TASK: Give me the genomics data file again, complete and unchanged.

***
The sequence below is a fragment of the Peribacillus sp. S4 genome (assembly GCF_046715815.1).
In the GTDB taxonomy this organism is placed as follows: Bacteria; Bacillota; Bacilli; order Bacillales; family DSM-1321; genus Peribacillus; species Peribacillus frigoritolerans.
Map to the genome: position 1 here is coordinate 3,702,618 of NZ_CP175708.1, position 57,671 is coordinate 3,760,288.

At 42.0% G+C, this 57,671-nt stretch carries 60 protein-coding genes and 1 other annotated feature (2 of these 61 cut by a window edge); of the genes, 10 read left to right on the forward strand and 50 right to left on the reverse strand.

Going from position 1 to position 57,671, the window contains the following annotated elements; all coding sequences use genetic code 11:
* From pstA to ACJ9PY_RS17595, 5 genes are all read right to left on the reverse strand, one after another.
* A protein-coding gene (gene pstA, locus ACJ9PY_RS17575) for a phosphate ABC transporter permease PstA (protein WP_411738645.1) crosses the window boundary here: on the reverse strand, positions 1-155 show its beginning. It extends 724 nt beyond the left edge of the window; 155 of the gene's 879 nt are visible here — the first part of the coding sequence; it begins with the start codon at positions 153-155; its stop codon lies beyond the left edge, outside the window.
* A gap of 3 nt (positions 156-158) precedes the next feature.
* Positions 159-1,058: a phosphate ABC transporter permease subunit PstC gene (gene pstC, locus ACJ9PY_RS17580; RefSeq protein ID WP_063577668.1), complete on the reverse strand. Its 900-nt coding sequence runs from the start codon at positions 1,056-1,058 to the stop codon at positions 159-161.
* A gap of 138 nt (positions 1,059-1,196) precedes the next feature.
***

The sequence below is a fragment of the Peribacillus sp. S4 genome (assembly GCF_046715815.1).
In the GTDB taxonomy this organism is placed as follows: Bacteria; Bacillota; Bacilli; order Bacillales; family DSM-1321; genus Peribacillus; species Peribacillus frigoritolerans.
Map to the genome: position 1 here is coordinate 3,702,618 of NZ_CP175708.1, position 57,671 is coordinate 3,760,288.

At 42.0% G+C, this 57,671-nt stretch carries 60 protein-coding genes and 1 other annotated feature (2 of these 61 cut by a window edge); of the genes, 10 read left to right on the forward strand and 50 right to left on the reverse strand.

Going from position 1 to position 57,671, the window contains the following annotated elements; all coding sequences use genetic code 11:
* From pstA to ACJ9PY_RS17595, 5 genes are all read right to left on the reverse strand, one after another.
* A protein-coding gene (gene pstA, locus ACJ9PY_RS17575) for a phosphate ABC transporter permease PstA (protein WP_411738645.1) crosses the window boundary here: on the reverse strand, positions 1-155 show its beginning. It extends 724 nt beyond the left edge of the window; 155 of the gene's 879 nt are visible here — the first part of the coding sequence; it begins with the start codon at positions 153-155; its stop codon lies beyond the left edge, outside the window.
* A gap of 3 nt (positions 156-158) precedes the next feature.
* Positions 159-1,058: a phosphate ABC transporter permease subunit PstC gene (gene pstC, locus ACJ9PY_RS17580; RefSeq protein ID WP_063577668.1), complete on the reverse strand. Its 900-nt coding sequence runs from the start codon at positions 1,056-1,058 to the stop codon at positions 159-161.
* A gap of 138 nt (positions 1,059-1,196) precedes the next feature.